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Does this make sense? Calling C++ inside extern "C" block

 
 
terrencel@gmail.com
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Posts: n/a
 
      09-29-2004
I was told to look at some old C code that was ported to C++.

One of the file is like:

=========================================

CPPClass* someCPPVar = NULL;

extern "C"
{

void init()
{
someCPPVar = new CPPClass();
}

void somefunction()
{
bool (*callback)(...);
callback = NULL;

someCPPVar->someMethod((void (**)(...))&callback);

}
}

=========================================

My questions:
1. Can I remove the 'extern "C"' block as I have the source code?
I can just use a C++ compiler to compile it. Right?

2. Currently, I got compile error as follows: (Sun Forte Developer 7 C++ 5.4)

Error: Formal argument 1 of type void(*)(...)* in call to
CPPClass::someMethod(void(*)(...)*) is being passed extern
"C" void(*)(...)*.

Does anyone know how to resolve this problem?

Thanks in advance
 
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David Lindauer
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      09-30-2004


http://www.velocityreviews.com/forums/(E-Mail Removed) wrote:

> I was told to look at some old C code that was ported to C++.
>
> One of the file is like:
>
> =========================================
>
> CPPClass* someCPPVar = NULL;
>
> extern "C"
> {
>
> void init()
> {
> someCPPVar = new CPPClass();
> }
>
> void somefunction()
> {
> bool (*callback)(...);
> callback = NULL;
>
> someCPPVar->someMethod((void (**)(...))&callback);
>
> }
> }
>


this is typical 'thunk' code so that a C language module (or sometimes assembly
language) can indirectly
invoke a C++ class member function. It is sometimes used in embedded systems to
attach 'interrupts' to C++ member functions, but is also used to form a bridge
between C language modules and C++ language modules.

Mote that the 'extern "C"' does NOT say you can't use C++ code, what it says is
that the name mangling for the functions in its scope is going to conform to C
language usage rather than C++ language usage. What that implies indirectly is
that you can't have overloaded functions using the extern "C" linkage but that if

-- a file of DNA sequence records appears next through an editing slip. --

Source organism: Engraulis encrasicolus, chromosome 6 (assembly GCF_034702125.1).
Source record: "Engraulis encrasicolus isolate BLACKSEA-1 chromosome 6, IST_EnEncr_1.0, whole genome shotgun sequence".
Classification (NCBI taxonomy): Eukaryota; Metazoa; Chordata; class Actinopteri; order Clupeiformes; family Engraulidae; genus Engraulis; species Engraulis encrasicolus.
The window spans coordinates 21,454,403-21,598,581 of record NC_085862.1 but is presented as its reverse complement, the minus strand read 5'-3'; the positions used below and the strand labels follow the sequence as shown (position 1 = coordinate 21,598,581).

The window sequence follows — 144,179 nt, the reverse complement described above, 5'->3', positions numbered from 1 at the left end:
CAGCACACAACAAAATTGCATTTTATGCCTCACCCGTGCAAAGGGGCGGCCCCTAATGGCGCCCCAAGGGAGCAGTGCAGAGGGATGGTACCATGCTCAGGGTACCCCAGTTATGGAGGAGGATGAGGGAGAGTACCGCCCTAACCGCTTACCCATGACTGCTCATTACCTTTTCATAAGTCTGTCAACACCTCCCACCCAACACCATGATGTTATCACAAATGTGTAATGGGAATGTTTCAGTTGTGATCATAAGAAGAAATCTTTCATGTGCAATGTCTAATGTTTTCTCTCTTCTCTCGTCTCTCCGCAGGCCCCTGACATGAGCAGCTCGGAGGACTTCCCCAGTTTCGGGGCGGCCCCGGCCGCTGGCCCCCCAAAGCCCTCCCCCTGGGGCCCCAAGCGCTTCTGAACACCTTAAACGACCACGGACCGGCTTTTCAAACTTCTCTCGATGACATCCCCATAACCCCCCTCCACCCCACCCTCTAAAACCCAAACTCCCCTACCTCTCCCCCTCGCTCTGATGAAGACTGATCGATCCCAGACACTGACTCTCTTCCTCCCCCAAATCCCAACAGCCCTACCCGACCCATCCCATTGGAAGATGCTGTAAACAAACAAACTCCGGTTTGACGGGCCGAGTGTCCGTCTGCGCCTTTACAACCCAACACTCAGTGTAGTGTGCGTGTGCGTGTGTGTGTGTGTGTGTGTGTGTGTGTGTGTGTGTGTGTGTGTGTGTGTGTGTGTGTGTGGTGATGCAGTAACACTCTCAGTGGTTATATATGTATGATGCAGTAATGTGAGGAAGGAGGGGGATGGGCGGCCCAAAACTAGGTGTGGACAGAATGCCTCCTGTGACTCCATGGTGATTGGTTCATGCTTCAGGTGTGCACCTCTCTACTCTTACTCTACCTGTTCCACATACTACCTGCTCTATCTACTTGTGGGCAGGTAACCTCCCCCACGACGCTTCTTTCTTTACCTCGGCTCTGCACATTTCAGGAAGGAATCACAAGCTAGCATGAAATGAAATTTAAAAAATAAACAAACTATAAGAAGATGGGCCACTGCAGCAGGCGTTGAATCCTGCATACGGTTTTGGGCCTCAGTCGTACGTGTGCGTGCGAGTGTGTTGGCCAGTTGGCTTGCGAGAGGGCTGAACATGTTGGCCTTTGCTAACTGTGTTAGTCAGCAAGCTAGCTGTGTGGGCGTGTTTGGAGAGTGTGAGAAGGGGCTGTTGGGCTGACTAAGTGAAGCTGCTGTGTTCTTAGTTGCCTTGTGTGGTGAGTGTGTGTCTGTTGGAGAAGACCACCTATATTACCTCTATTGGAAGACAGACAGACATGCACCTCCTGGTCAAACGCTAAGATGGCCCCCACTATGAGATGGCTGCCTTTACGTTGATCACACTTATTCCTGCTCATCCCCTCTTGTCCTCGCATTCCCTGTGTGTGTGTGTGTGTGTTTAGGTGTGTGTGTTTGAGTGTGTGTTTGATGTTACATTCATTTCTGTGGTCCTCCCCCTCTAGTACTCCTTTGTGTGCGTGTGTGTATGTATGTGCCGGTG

you have C language modules they can find the functions.

If you remove the extern "C" you may run into link errors down the road... but
that really depends on whether this code is still active or whether the original
reason it was written is obsoleted by further enhancements to the code (e.g. did
they go even further in turning this into native C++ code).

As far as the other issue you are seeing, it looks like the 'callback' variable
is being declared with extern "C" linkage but that since the class declaration
was done with C++ linkage there is a mismatch in the
linkage types. I'm not sure how to fix it... I'm not sure if I've seen a
compiler care as long as you don't
blatantly start assigning non-static class member functions to such variables...
I would say use 'cdecl' in the member function argument declaration but I'm not
100% sure that will fix it... or even if that is something that is part of the
standard and will be in your compiler. Another possibility is to move the
'callback' variable outside the 'extern "C"' block (make it global) but it
depends on exactly how much of this patch code there is to change... and *that*
may be an issue if the callbacks the code is trying to pass really do have C
language linkage... another thing that *may* work is to remove the global nature
of the extern "C" block and just qualify the individual functions as extern
"C"... one other idea is to put another level of thunking in, have the extern
"C" functions directly call C++ functions which declare the variables and do the
thunking up to the class methods.

Maybe someone else here will have other ideas or be able to tell you explicitly
what your compiler will accept.

David







Error: Formal argument 1 of type void(*)(...)* in call to

> CPPClass::someMethod(void(*)(...)*) is being passed extern
> "C" void(*)(...)*.
>
> Does anyone know how to resolve this problem?
>
> Thanks in advance

 
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